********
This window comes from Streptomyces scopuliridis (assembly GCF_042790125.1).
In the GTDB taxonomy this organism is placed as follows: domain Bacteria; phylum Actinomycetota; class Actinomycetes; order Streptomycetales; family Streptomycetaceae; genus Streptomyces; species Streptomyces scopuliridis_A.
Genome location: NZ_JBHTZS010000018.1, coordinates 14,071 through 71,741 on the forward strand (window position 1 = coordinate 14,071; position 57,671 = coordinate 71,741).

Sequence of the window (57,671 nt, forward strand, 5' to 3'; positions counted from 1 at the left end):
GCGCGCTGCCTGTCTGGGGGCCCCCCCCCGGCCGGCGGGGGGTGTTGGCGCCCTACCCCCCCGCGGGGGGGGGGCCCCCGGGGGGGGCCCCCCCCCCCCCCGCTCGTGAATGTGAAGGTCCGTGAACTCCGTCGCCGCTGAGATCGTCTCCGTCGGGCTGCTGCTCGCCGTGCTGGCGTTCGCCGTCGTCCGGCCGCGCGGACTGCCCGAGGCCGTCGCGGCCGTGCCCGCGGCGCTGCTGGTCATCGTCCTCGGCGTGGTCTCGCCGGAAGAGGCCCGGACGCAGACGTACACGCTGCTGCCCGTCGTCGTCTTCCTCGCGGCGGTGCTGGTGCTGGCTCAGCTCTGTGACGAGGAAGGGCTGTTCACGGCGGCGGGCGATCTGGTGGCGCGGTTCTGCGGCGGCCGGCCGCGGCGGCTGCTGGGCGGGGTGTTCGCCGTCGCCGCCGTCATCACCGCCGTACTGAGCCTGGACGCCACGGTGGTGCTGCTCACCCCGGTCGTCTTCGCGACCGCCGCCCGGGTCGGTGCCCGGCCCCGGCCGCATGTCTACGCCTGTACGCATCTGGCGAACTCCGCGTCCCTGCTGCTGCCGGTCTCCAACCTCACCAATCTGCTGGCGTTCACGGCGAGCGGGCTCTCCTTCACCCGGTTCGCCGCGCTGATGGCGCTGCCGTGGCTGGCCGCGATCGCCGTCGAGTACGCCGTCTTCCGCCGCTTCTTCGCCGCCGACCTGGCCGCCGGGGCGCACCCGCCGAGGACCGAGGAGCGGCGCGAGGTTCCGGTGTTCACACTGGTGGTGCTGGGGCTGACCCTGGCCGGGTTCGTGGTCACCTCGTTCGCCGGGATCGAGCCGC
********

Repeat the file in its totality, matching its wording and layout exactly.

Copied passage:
This window comes from Streptomyces scopuliridis (assembly GCF_042790125.1).
In the GTDB taxonomy this organism is placed as follows: domain Bacteria; phylum Actinomycetota; class Actinomycetes; order Streptomycetales; family Streptomycetaceae; genus Streptomyces; species Streptomyces scopuliridis_A.
Genome location: NZ_JBHTZS010000018.1, coordinates 14,071 through 71,741 on the forward strand (window position 1 = coordinate 14,071; position 57,671 = coordinate 71,741).

Sequence of the window (57,671 nt, forward strand, 5' to 3'; positions counted from 1 at the left end):
GCGCGCTGCCTGTCTGGGGGCCCCCCCCCGGCCGGCGGGGGGTGTTGGCGCCCTACCCCCCCGCGGGGGGGGGGCCCCCGGGGGGGGCCCCCCCCCCCCCCGCTCGTGAATGTGAAGGTCCGTGAACTCCGTCGCCGCTGAGATCGTCTCCGTCGGGCTGCTGCTCGCCGTGCTGGCGTTCGCCGTCGTCCGGCCGCGCGGACTGCCCGAGGCCGTCGCGGCCGTGCCCGCGGCGCTGCTGGTCATCGTCCTCGGCGTGGTCTCGCCGGAAGAGGCCCGGACGCAGACGTACACGCTGCTGCCCGTCGTCGTCTTCCTCGCGGCGGTGCTGGTGCTGGCTCAGCTCTGTGACGAGGAAGGGCTGTTCACGGCGGCGGGCGATCTGGTGGCGCGGTTCTGCGGCGGCCGGCCGCGGCGGCTGCTGGGCGGGGTGTTCGCCGTCGCCGCCGTCATCACCGCCGTACTGAGCCTGGACGCCACGGTGGTGCTGCTCACCCCGGTCGTCTTCGCGACCGCCGCCCGGGTCGGTGCCCGGCCCCGGCCGCATGTCTACGCCTGTACGCATCTGGCGAACTCCGCGTCCCTGCTGCTGCCGGTCTCCAACCTCACCAATCTGCTGGCGTTCACGGCGAGCGGGCTCTCCTTCACCCGGTTCGCCGCGCTGATGGCGCTGCCGTGGCTGGCCGCGATCGCCGTCGAGTACGCCGTCTTCCGCCGCTTCTTCGCCGCCGACCTGGCCGCCGGGGCGCACCCGCCGAGGACCGAGGAGCGGCGCGAGGTTCCGGTGTTCACACTGGTGGTGCTGGGGCTGACCCTGGCCGGGTTCGTGGTCACCTCGTTCGCCGGGATCGAGCCGC